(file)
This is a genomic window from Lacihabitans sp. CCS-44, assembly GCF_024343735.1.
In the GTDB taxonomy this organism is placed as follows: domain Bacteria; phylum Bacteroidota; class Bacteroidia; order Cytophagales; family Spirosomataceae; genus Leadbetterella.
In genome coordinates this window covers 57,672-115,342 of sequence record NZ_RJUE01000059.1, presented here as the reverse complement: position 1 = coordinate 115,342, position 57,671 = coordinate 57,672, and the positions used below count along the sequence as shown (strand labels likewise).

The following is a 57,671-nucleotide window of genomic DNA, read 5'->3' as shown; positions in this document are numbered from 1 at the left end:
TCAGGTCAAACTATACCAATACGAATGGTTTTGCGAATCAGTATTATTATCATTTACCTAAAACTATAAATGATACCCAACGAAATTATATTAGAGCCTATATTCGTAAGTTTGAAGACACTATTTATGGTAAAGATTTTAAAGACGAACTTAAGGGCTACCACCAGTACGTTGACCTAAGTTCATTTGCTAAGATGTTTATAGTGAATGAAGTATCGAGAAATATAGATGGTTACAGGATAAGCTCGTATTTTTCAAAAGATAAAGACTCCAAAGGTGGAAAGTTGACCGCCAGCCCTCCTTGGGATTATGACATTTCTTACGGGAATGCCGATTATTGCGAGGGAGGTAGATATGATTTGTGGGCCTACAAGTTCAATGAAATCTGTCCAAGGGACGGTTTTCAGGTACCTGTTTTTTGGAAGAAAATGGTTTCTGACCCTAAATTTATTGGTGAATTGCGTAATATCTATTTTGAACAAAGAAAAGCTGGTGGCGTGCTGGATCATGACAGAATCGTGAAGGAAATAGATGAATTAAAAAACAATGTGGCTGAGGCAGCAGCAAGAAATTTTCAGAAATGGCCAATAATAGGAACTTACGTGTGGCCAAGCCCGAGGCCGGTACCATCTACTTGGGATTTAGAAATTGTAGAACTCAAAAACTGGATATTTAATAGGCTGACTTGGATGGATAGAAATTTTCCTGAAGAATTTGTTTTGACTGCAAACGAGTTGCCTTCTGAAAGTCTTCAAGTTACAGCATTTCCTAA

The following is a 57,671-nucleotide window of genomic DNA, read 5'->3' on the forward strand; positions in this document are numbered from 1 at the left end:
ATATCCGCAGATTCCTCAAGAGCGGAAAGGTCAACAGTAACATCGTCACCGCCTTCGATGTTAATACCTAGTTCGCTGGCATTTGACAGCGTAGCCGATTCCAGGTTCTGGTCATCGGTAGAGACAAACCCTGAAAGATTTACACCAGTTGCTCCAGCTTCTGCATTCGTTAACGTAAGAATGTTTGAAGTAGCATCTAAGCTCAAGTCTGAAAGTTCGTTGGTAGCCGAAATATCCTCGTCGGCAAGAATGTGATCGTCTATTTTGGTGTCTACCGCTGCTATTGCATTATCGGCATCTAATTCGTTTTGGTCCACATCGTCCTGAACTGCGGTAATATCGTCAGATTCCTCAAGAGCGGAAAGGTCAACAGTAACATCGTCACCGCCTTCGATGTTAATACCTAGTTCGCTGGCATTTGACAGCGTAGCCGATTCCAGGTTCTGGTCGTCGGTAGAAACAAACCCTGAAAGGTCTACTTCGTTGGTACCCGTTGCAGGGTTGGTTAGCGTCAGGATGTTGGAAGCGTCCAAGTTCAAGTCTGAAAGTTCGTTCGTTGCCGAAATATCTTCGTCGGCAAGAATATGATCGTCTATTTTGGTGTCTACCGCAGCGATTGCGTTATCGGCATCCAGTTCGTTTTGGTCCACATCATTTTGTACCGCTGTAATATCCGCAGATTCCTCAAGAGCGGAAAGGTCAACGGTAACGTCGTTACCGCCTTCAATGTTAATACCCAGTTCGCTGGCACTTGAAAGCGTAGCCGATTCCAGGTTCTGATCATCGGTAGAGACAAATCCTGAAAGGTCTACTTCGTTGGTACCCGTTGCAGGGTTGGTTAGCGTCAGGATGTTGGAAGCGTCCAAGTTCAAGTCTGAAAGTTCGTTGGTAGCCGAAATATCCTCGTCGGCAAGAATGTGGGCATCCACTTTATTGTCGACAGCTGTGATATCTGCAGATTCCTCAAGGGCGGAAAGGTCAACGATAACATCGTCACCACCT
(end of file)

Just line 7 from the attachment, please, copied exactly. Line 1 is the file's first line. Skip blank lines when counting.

ATATCCGCAGATTCCTCAAGAGCGGAAAGGTCAACAGTAACATCGTCACCGCCTTCGATGTTAATACCTAGTTCGCTGGCATTTGACAGCGTAGCCGATTCCAGGTTCTGGTCATCGGTAGAGACAAACCCTGAAAGATTTACACCAGTTGCTCCAGCTTCTGCATTCGTTAACGTAAGAATGTTTGAAGTAGCATCTAAGCTCAAGTCTGAAAGTTCGTTGGTAGCCGAAATATCCTCGTCGGCAAGAATGTGATCGTCTATTTTGGTGTCTACCGCTGCTATTGCATTATCGGCATCTAATTCGTTTTGGTCCACATCGTCCTGAACTGCGGTAATATCGTCAGATTCCTCAAGAGCGGAAAGGTCAACAGTAACATCGTCACCGCCTTCGATGTTAATACCTAGTTCGCTGGCATTTGACAGCGTAGCCGATTCCAGGTTCTGGTCGTCGGTAGAAACAAACCCTGAAAGGTCTACTTCGTTGGTACCCGTTGCAGGGTTGGTTAGCGTCAGGATGTTGGAAGCGTCCAAGTTCAAGTCTGAAAGTTCGTTCGTTGCCGAAATATCTTCGTCGGCAAGAATATGATCGTCTATTTTGGTGTCTACCGCAGCGATTGCGTTATCGGCATCCAGTTCGTTTTGGTCCACATCATTTTGTACCGCTGTAATATCCGCAGATTCCTCAAGAGCGGAAAGGTCAACGGTAACGTCGTTACCGCCTTCAATGTTAATACCCAGTTCGCTGGCACTTGAAAGCGTAGCCGATTCCAGGTTCTGATCATCGGTAGAGACAAATCCTGAAAGGTCTACTTCGTTGGTACCCGTTGCAGGGTTGGTTAGCGTCAGGATGTTGGAAGCGTCCAAGTTCAAGTCTGAAAGTTCGTTGGTAGCCGAAATATCCTCGTCGGCAAGAATGTGGGCATCCACTTTATTGTCGACAGCTGTGATATCTGCAGATTCCTCAAGGGCGGAAAGGTCAACGATAACATCGTCACCACCT